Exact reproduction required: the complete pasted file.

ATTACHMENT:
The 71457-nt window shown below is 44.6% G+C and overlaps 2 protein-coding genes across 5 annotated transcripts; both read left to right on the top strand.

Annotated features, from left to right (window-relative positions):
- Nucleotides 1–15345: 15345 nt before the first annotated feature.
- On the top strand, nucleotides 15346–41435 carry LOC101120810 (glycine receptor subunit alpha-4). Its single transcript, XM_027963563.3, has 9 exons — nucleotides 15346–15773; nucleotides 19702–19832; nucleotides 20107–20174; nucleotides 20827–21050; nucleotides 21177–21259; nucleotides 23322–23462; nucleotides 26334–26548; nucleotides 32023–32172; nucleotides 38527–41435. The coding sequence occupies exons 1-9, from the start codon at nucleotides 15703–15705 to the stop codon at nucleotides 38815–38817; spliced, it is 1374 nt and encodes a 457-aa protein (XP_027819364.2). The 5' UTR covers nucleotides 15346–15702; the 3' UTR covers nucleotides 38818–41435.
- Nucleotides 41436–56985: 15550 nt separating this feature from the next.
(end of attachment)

The 71457-nt window shown below is 44.6% G+C and overlaps 2 protein-coding genes across 5 annotated transcripts; both read left to right on the top strand.

Annotated features, from left to right (window-relative positions):
- Nucleotides 1–15345: 15345 nt before the first annotated feature.
- On the top strand, nucleotides 15346–41435 carry LOC101120810 (glycine receptor subunit alpha-4). Its single transcript, XM_027963563.3, has 9 exons — nucleotides 15346–15773; nucleotides 19702–19832; nucleotides 20107–20174; nucleotides 20827–21050; nucleotides 21177–21259; nucleotides 23322–23462; nucleotides 26334–26548; nucleotides 32023–32172; nucleotides 38527–41435. The coding sequence occupies exons 1-9, from the start codon at nucleotides 15703–15705 to the stop codon at nucleotides 38815–38817; spliced, it is 1374 nt and encodes a 457-aa protein (XP_027819364.2). The 5' UTR covers nucleotides 15346–15702; the 3' UTR covers nucleotides 38818–41435.
- Nucleotides 41436–56985: 15550 nt separating this feature from the next.